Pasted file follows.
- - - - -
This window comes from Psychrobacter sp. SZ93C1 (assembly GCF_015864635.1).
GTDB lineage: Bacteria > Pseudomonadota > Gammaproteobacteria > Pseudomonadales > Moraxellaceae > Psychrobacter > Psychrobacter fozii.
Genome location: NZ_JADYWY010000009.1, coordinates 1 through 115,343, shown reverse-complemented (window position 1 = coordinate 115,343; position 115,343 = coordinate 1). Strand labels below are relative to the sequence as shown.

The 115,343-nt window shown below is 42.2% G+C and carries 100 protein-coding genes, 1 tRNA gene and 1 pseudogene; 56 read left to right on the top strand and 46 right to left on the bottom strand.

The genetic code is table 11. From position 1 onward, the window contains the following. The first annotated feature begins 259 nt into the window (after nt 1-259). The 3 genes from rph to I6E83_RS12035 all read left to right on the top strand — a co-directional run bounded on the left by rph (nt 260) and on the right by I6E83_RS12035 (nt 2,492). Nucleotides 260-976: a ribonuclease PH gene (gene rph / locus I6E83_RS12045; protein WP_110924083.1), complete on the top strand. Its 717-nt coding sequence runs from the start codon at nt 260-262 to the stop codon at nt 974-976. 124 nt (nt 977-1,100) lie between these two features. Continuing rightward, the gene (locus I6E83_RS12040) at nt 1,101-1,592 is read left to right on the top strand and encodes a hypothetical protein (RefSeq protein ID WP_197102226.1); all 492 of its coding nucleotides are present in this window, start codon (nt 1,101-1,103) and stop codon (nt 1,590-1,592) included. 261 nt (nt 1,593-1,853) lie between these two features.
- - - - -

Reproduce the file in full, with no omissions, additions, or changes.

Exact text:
This window comes from Psychrobacter sp. SZ93C1 (assembly GCF_015864635.1).
GTDB lineage: Bacteria > Pseudomonadota > Gammaproteobacteria > Pseudomonadales > Moraxellaceae > Psychrobacter > Psychrobacter fozii.
Genome location: NZ_JADYWY010000009.1, coordinates 1 through 115,343, shown reverse-complemented (window position 1 = coordinate 115,343; position 115,343 = coordinate 1). Strand labels below are relative to the sequence as shown.

The 115,343-nt window shown below is 42.2% G+C and carries 100 protein-coding genes, 1 tRNA gene and 1 pseudogene; 56 read left to right on the top strand and 46 right to left on the bottom strand.

The genetic code is table 11. From position 1 onward, the window contains the following. The first annotated feature begins 259 nt into the window (after nt 1-259). The 3 genes from rph to I6E83_RS12035 all read left to right on the top strand — a co-directional run bounded on the left by rph (nt 260) and on the right by I6E83_RS12035 (nt 2,492). Nucleotides 260-976: a ribonuclease PH gene (gene rph / locus I6E83_RS12045; protein WP_110924083.1), complete on the top strand. Its 717-nt coding sequence runs from the start codon at nt 260-262 to the stop codon at nt 974-976. 124 nt (nt 977-1,100) lie between these two features. Continuing rightward, the gene (locus I6E83_RS12040) at nt 1,101-1,592 is read left to right on the top strand and encodes a hypothetical protein (RefSeq protein ID WP_197102226.1); all 492 of its coding nucleotides are present in this window, start codon (nt 1,101-1,103) and stop codon (nt 1,590-1,592) included. 261 nt (nt 1,593-1,853) lie between these two features.